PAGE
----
Peter jimmied the lock on a janitorial storage closet and procured some gear (they’d agreed that wheeling around cleaning supplies would enhance their camouflage). He was behind a plastic pushcart, Eun was steering a mop and squeeze-bucket. Kora had a large spray bottle filled with disinfectant.
They found themselves walking through a long corridor, marked by a seemingly endless row of doors. Each one had a small windowpane—six inches long, six inches wide.
Peter eyed them with increasing anxiety. “Guys…I feel like we’re about to meet the Demogorgon.”
“I know what you mean,” Eun murmured. She was walking with a slight hunch, looking from side to side, as if something might pounce at her.
“This is not unlike the Mordanian Dungeons,” Kora remarked. Unlike her friends she was standing erect, looking casually around.
“The Mordanian what?” Peter threw her an incredulous glance.
“Haunted catacombs,” Kora explained. “Beneath the Kuldoom Mountains, which are formed from the bones of Kyrothanx Smokesear.”
“Who the hell is Kyro—”
“The last Elder Wyrm,” Kora said. “Elithia has fire breathing dragons, but they are a poor shadow of their long-dead ancestors. Our world was once home to majestic lizards—hundreds of miles long and dozens of miles wide.”
“Damn.” Peter’s expression turned respectful. “Dinosaurs would barely register to something as big as that.”
Kora raised an eyebrow. “Dinosaurs?”
“Like war-raptors, only bigger. The tallest one was maybe sixty feet high.”
“Yes,” Kora agreed. “They’d look like insects next to an Elder Wyrm.”
“Cool,” Peter muttered. “Man, I’d love to visit Elithia.”
Something moved in the cell to his left. He ran up to the door and pressed his face against the glass. “What the—”
Eun snapped, “Peter, don’t.”
He found himself staring at a little girl—her hair was cut into a simple blond bob—sitting in the corner of a padded cell, hugging both knees tightly to her chest. The fractals in the cell looked super evil (they all had nasty edges, dripping with some kind of gangrenous goo) but Peter didn’t notice.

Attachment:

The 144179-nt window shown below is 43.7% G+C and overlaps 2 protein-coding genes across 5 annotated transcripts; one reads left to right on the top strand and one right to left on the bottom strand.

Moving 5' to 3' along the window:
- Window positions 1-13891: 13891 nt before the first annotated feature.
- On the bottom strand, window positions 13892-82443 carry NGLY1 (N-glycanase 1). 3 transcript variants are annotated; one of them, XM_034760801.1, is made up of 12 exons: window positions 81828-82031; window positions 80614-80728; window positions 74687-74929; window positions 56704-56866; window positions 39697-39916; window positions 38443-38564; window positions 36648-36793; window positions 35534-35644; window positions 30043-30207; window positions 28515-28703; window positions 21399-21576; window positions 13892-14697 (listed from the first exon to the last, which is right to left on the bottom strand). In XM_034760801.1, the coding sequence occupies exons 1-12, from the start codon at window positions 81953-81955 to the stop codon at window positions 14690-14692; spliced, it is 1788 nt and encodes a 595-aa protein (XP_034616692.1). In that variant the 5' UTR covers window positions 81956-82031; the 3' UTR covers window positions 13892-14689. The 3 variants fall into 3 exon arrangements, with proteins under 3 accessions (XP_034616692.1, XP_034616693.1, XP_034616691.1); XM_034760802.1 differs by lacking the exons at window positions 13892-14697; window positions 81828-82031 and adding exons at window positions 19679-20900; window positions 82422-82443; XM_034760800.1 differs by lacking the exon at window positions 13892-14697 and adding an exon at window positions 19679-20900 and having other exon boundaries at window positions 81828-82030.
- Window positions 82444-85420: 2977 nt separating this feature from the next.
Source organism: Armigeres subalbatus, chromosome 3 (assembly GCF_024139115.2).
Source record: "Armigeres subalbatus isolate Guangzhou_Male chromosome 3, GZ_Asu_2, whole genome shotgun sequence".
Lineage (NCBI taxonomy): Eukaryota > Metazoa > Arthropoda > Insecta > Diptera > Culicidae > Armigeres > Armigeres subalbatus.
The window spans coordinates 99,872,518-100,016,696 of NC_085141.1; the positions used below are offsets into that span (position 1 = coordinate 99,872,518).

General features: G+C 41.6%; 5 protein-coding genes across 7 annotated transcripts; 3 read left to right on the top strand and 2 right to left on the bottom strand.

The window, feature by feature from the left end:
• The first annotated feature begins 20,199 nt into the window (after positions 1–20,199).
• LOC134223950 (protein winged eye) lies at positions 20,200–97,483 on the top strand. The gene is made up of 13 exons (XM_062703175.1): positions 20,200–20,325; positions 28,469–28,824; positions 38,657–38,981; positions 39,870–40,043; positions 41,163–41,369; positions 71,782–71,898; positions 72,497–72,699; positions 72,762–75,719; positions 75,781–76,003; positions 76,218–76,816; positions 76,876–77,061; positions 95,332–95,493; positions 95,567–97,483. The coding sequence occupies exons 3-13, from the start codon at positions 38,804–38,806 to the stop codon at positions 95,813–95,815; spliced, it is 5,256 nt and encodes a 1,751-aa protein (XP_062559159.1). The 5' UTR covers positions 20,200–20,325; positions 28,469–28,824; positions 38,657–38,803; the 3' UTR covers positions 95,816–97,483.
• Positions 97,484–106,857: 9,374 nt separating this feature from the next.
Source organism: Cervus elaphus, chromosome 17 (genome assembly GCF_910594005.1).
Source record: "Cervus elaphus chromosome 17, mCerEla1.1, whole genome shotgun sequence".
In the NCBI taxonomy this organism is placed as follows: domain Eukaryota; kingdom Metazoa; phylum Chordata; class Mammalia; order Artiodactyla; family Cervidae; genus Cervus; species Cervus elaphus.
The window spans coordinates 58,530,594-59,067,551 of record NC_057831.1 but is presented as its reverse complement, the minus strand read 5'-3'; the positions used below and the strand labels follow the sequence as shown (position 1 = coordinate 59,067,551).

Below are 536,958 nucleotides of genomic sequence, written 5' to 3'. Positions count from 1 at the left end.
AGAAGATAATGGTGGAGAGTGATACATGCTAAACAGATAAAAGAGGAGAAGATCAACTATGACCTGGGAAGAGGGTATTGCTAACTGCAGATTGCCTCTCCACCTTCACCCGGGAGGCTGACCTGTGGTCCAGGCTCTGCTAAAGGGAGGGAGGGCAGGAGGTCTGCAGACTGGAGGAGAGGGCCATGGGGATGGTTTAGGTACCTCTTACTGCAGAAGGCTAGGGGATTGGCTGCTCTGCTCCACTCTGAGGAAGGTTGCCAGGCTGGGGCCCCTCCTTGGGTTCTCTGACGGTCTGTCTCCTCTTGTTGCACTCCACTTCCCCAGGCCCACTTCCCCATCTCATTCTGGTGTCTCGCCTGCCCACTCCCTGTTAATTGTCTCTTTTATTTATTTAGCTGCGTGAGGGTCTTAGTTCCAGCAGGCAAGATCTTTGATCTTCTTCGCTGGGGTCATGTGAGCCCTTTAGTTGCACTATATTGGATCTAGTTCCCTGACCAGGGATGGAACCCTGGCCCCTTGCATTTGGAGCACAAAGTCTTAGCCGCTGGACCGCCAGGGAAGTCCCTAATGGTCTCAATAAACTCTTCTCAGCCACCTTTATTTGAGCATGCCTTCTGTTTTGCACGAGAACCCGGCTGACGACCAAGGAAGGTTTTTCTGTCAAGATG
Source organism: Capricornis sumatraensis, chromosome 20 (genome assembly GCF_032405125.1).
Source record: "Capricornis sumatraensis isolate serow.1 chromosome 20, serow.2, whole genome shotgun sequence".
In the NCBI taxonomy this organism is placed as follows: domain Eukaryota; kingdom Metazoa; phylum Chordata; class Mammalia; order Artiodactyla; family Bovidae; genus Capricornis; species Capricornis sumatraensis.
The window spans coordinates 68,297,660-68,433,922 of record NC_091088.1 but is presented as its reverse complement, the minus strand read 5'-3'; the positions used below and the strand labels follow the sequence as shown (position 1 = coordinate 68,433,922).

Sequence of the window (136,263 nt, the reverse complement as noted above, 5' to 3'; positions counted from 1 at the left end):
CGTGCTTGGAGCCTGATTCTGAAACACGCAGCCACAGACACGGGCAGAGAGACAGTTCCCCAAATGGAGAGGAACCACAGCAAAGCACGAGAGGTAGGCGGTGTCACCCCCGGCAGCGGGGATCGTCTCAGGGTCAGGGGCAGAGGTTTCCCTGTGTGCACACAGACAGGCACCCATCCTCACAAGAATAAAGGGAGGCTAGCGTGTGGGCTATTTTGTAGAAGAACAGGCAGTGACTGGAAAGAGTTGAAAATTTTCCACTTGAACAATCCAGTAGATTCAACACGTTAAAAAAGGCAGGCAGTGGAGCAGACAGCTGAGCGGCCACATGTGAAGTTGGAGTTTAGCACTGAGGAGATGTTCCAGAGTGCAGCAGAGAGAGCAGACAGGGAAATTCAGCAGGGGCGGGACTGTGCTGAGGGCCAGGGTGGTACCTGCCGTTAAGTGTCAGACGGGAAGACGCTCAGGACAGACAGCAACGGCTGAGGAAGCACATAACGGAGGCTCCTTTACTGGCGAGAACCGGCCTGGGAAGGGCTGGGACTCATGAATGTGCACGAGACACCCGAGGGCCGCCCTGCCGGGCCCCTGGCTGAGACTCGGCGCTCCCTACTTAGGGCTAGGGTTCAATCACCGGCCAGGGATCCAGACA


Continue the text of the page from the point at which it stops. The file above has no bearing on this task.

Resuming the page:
“Guys!” he shouted. “There’s a little girl in here! We gotta—”
Eun was speaking, but her voice sounded tinny and faint. All Peter saw was this little girl, staring intently into his eyes. Her pupils were spinning…how about that…it wasn’t just beautiful, it was…
[Feed me, fleshling.] Her demonic presence assaulted his mind, reverberating in ever-louder echoes. Inside her cell, the overhead lights fritzed and sparked. The shadows in the corners swirled to life, drawing together into sinuous black swoops. As they stretched and twined, half-formed faces emerged from their ends: impossibly black and twisted by pain.
“Nuuuhh…” Drool congealed on Peter’s lips, yawing down in shining strands. The world was puddling, melting away…holy shit, there had never been an Eun, there had never been a Kora…there had never been a Peter, even. All that mattered was this fucked-up girl and her desire to consume he only existed to feed her nightmares feed her marrow his blood-rich flesh and pulsing organs—
[PETER!] Kora’s voice boomed through his psyche, bringing him back for a short, sweet second. Almost instantly, the miasmic entrancement started back up.
[PETER!] Eun grabbed his arms, trying to pull him back. He bucked her off without consciously intending to.
Then Kora was by his side, chanting something fast and sibilant. Her speech was affecting the thing in the cell; it writhed and contorted, screamed and hissed. Its skin burst off in fluttering ribbons and its true form became hideously visible: a six-foot cockroach with chitinous udders, all dripping with sickly green discharge. Fat, quivering drops containing a swarm of wriggling larvae.